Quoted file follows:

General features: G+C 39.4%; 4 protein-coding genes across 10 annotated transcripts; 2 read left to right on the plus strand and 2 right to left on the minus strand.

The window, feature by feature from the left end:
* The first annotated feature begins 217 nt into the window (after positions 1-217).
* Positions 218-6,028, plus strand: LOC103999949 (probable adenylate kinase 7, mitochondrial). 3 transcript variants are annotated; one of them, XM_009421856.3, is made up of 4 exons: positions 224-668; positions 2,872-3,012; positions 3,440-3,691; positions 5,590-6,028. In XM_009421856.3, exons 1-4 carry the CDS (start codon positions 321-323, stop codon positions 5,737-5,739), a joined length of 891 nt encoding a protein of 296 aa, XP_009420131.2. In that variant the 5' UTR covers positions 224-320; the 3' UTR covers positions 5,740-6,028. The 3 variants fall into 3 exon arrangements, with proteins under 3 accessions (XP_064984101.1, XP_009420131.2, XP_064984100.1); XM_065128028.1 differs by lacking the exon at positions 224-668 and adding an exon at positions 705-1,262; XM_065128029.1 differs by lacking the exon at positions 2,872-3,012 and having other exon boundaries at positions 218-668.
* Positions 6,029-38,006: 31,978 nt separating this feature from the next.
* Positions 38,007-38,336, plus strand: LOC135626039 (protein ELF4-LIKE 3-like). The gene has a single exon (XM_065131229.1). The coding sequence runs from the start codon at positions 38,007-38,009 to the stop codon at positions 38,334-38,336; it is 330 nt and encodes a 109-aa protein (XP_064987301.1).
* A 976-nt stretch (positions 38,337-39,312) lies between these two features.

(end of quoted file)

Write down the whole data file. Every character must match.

General features: G+C 39.4%; 4 protein-coding genes across 10 annotated transcripts; 2 read left to right on the plus strand and 2 right to left on the minus strand.

The window, feature by feature from the left end:
* The first annotated feature begins 217 nt into the window (after positions 1-217).
* Positions 218-6,028, plus strand: LOC103999949 (probable adenylate kinase 7, mitochondrial). 3 transcript variants are annotated; one of them, XM_009421856.3, is made up of 4 exons: positions 224-668; positions 2,872-3,012; positions 3,440-3,691; positions 5,590-6,028. In XM_009421856.3, exons 1-4 carry the CDS (start codon positions 321-323, stop codon positions 5,737-5,739), a joined length of 891 nt encoding a protein of 296 aa, XP_009420131.2. In that variant the 5' UTR covers positions 224-320; the 3' UTR covers positions 5,740-6,028. The 3 variants fall into 3 exon arrangements, with proteins under 3 accessions (XP_064984101.1, XP_009420131.2, XP_064984100.1); XM_065128028.1 differs by lacking the exon at positions 224-668 and adding an exon at positions 705-1,262; XM_065128029.1 differs by lacking the exon at positions 2,872-3,012 and having other exon boundaries at positions 218-668.
* Positions 6,029-38,006: 31,978 nt separating this feature from the next.
* Positions 38,007-38,336, plus strand: LOC135626039 (protein ELF4-LIKE 3-like). The gene has a single exon (XM_065131229.1). The coding sequence runs from the start codon at positions 38,007-38,009 to the stop codon at positions 38,334-38,336; it is 330 nt and encodes a 109-aa protein (XP_064987301.1).
* A 976-nt stretch (positions 38,337-39,312) lies between these two features.